Ryan dodges question on ‘forcible rape’ language in House bill

Rep. Paul Ryan (R-Wis.) on Wednesday wouldn’t discuss his co-sponsorship of a bill that initially had language limiting federally funded abortions to cases of “forcible rape.”  

Pressed by an interviewer on the No Taxpayer Funding for Abortion Act, a bill he co-sponsored that initially denied funding for abortions except in specific cases, such as “forcible rape,” Ryan demurred. 

“Rape is rape,” Ryan told KDKA in Pittsburgh. “Rape is rape, period. End of story.” 

“So that ‘forcible rape’ language meant nothing to you at the time?” KDKA Political Editor Jon Delano asked him.

“Rape is rape, and there’s no splitting hairs over rape,” Ryan responded.

{mosads}The original version of the measure banned all federally funded abortions, except in cases of “an act of forcible rape or, if a minor, an act of incest.” After an outcry from women’s groups and Democrats, the “forcible rape” language was dropped from the bill.

The final legislation, which passed the House in May of 2011, would permit a federally funded abortion “if the pregnancy is the result of an act of rape or incest” or if it’s deemed necessary to save the mother’s life.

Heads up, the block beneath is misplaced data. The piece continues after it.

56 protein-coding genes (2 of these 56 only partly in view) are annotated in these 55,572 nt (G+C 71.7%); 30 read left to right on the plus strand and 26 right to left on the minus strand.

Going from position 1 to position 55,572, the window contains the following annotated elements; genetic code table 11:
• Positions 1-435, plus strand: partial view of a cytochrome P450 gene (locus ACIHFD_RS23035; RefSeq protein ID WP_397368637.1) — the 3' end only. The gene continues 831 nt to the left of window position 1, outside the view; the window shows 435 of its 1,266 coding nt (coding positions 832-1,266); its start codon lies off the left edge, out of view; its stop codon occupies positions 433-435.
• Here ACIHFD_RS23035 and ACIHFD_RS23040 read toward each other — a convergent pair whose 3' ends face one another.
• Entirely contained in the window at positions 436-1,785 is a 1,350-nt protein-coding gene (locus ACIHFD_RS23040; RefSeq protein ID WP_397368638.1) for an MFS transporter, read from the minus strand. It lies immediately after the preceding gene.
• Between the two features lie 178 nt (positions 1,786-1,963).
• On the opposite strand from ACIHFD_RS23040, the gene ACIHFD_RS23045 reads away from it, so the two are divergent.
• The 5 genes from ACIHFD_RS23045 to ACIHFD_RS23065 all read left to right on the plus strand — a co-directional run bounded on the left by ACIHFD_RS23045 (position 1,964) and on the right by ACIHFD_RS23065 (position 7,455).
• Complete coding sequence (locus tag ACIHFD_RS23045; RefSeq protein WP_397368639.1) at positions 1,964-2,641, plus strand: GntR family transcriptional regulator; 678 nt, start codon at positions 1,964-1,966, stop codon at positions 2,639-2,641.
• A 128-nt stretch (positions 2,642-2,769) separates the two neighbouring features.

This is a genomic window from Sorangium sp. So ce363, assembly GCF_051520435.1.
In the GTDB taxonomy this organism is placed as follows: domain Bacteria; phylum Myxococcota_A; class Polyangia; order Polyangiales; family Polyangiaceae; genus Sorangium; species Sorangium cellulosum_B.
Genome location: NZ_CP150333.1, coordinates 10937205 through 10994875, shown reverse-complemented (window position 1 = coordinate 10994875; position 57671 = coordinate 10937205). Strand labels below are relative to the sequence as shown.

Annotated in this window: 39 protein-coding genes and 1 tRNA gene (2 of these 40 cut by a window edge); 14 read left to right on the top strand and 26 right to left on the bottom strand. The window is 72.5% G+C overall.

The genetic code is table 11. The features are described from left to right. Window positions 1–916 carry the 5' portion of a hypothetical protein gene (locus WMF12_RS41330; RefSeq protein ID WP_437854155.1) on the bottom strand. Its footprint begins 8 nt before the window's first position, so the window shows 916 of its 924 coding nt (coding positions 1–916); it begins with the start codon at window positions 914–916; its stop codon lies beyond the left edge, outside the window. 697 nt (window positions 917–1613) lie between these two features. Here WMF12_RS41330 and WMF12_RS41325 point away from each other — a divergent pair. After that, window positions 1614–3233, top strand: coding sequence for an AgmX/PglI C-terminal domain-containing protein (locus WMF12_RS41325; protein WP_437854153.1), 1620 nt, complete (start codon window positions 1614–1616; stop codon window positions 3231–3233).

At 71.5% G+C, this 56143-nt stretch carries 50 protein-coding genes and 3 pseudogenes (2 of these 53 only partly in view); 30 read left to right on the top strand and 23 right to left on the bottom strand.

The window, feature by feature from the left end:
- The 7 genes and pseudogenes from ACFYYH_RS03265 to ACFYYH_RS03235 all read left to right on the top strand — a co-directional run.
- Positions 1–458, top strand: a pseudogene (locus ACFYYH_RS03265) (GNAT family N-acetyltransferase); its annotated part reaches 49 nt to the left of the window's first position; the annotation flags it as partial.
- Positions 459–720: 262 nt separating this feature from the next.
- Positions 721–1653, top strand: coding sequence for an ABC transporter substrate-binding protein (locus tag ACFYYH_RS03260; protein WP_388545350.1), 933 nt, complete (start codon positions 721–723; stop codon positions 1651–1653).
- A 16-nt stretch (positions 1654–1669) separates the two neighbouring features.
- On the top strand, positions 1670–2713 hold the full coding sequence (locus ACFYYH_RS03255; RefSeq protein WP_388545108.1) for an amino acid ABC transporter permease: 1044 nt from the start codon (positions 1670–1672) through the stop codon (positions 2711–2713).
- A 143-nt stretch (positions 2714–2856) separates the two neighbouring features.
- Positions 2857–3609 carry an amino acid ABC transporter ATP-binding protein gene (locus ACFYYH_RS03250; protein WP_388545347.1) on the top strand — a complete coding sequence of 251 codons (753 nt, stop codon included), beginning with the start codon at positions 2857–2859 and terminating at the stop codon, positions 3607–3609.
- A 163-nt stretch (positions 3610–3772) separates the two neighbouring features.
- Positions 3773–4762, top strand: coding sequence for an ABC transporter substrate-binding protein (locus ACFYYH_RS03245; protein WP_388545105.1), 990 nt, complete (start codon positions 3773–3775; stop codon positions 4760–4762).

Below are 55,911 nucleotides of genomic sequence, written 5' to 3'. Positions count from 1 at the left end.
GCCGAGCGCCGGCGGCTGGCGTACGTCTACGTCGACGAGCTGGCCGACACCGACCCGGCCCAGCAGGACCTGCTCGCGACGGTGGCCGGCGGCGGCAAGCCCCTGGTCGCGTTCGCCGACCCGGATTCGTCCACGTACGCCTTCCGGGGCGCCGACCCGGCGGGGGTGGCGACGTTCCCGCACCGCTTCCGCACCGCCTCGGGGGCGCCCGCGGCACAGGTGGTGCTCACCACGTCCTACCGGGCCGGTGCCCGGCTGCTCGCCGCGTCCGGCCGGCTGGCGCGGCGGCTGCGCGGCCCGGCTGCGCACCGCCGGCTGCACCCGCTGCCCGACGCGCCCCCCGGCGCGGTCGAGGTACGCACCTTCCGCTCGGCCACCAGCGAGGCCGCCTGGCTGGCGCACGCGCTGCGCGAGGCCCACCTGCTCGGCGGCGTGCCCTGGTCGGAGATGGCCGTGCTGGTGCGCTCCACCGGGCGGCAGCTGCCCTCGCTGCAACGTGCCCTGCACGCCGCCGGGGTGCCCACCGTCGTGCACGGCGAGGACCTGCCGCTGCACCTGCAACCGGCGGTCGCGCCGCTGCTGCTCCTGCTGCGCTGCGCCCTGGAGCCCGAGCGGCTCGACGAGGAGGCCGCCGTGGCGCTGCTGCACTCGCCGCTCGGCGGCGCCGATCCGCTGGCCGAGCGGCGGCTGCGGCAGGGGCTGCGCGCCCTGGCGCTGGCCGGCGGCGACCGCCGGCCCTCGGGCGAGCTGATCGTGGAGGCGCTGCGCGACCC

Federal funding of abortions is banned by the Hyde Amendment, which Congress has renewed annually since the 1970s. The No Taxpayer Funding for Abortion Act would effectively make those rules permanent. 

Ryan was asked Wednesday if a woman who becomes pregnant from rape should be able to get an abortion. 

“Well, look, I’m proud of my pro-life record and I stand by my pro-life record in Congress,” he said. “It’s something I’m proud of. But Mitt Romney is the top of the ticket and Mitt Romney will be president and he will set the policy of the Romney administration.” 

The Republican message heading into the Republican National Convention next week has been upended by Rep. Todd Akin’s (R-Mo.) remark that pregnancies from rape are “really rare” and that in a “legitimate rape, the female body has ways to try to shut that whole thing down.”

Ryan denounced Akin’s comments as “outrageous” and “over the pale.”

GOP standard-bearer Mitt Romney on Tuesday personally called on Akin to withdraw from his Missouri Senate race against incumbent Sen. Claire McCaskill (D-Mo.) as pressure on the embattled Republican intensified.

Akin has so far said he’s committed to staying in the race.

— This story was updated at 10:56 a.m.


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